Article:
When I read ham-related newsgroups, it always surprises me how many hams hate CB and the people who ‘live’ there. Oh yeah, I agree, some CB operators are rude, they don’t care about others, have more interest in the number of Watts they can squeeze out of their linear amplifier than any other aspect of this hobby. Unfortunately, many hams I hear daily show the same behavior. The only difference is the frequency they operate on.
When I got interested in radio (I think I was eight years old at the time), there weren’t many options. Either you were happy just listening to all those mystical signals, or you became a pirate. After discovering that my portable radio also generated a carrier, transmissions on the medium wave band were the first step. Years later, CB (still illegal at the time) was the way to go. Lots of equipment was home-built.
When CB finally became legal in Holland, hundreds of thousands of young and old people bought a CB transceiver. Were they interested in radio? Hardly. Most of them only wanted to communicate. They hated things like finding and installing a suitable power supply, coax cable and antenna. They hated the 500 mW maximum output power; they hated the overcrowded 22 FM channels they were allowed to use. CB became a big, big mess. CB was just one big garbage bag full of interference, full of people cursing and yelling at each other, while trying to kill the remaining fun by switching on a 1 kW linear.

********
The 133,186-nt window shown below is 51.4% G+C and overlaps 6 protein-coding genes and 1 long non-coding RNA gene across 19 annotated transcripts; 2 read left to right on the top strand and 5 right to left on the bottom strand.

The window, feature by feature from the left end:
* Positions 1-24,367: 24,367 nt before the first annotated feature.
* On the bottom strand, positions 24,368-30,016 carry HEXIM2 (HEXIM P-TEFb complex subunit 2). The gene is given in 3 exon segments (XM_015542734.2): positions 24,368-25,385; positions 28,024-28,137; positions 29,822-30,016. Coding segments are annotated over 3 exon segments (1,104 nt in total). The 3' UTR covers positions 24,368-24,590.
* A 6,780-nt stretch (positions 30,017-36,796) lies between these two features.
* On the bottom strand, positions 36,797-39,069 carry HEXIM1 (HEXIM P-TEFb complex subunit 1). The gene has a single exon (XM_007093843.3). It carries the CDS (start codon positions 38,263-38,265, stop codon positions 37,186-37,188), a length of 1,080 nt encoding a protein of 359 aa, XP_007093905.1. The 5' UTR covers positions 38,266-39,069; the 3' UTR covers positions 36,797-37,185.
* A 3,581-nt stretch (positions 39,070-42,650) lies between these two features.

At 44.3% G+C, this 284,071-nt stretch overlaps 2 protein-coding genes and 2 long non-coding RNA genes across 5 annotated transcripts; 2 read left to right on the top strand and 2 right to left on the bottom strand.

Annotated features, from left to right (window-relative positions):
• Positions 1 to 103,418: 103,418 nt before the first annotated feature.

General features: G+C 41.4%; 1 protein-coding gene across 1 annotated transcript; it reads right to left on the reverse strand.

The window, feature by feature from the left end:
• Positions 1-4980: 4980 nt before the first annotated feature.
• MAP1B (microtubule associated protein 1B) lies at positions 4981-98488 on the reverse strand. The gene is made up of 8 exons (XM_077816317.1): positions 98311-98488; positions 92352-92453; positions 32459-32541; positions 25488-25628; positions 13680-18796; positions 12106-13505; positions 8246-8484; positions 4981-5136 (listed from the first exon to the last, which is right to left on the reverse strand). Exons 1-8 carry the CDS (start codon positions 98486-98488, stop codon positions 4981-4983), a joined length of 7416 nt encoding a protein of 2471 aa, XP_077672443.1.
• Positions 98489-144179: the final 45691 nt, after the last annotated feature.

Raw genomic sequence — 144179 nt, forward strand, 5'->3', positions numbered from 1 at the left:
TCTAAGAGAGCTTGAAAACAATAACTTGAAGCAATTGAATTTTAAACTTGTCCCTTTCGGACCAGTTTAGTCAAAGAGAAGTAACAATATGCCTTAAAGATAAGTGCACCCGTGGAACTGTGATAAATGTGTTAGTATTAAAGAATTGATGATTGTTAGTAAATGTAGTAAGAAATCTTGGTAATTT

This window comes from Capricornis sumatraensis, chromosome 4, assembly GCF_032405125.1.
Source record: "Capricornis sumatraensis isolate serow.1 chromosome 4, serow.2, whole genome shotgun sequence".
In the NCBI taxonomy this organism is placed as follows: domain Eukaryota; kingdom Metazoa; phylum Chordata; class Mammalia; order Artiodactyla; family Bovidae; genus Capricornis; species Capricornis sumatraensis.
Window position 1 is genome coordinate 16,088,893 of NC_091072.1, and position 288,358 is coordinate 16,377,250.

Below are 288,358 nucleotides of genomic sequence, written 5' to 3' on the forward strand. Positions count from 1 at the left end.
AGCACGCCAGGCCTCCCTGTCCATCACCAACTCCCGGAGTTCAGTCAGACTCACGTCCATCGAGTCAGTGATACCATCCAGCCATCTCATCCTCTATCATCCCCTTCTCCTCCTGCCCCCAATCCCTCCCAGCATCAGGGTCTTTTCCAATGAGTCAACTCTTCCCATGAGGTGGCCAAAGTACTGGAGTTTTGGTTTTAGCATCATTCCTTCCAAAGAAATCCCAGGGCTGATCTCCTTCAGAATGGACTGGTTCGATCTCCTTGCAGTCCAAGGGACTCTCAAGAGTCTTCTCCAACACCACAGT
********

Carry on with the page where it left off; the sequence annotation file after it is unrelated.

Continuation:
Fortunately, the Internet was born. Along with it came messenger software such as ICQ and MSN. No need for an antenna anymore, no interference, just communication. Most CB operators abandoned their radio immediately and switched to the Internet. Is CB dead now? No. Quiet maybe. Things changed. CB matured. Instead of 22 FM channels, anyone may use 4 Watts in any mode (CW/SSB/AM/FM) within 40 channels. The operators who stayed, stayed because they love radio. Newcomers come to CB because they love radio. They experiment with antennas, they behave well, they use (kinda) official call signs, they organize contests.
The VRZA radio amateur club in Flevoland decided to allow anyone to attend our meetings, including CB operators. One of our official home frequencies is a CB channel. Many CB operators paid us a visit, amazed that we treated them as they were “real” hams. Most of them are regulars now, studying hard for their official license. Within a year, two of them passed their test. Many will follow. How many of us are complaining about the lack of fresh ham-blood? Most of us, I guess. CB operators? Don’t repel them, but try to attract them.
Hans / PD0AC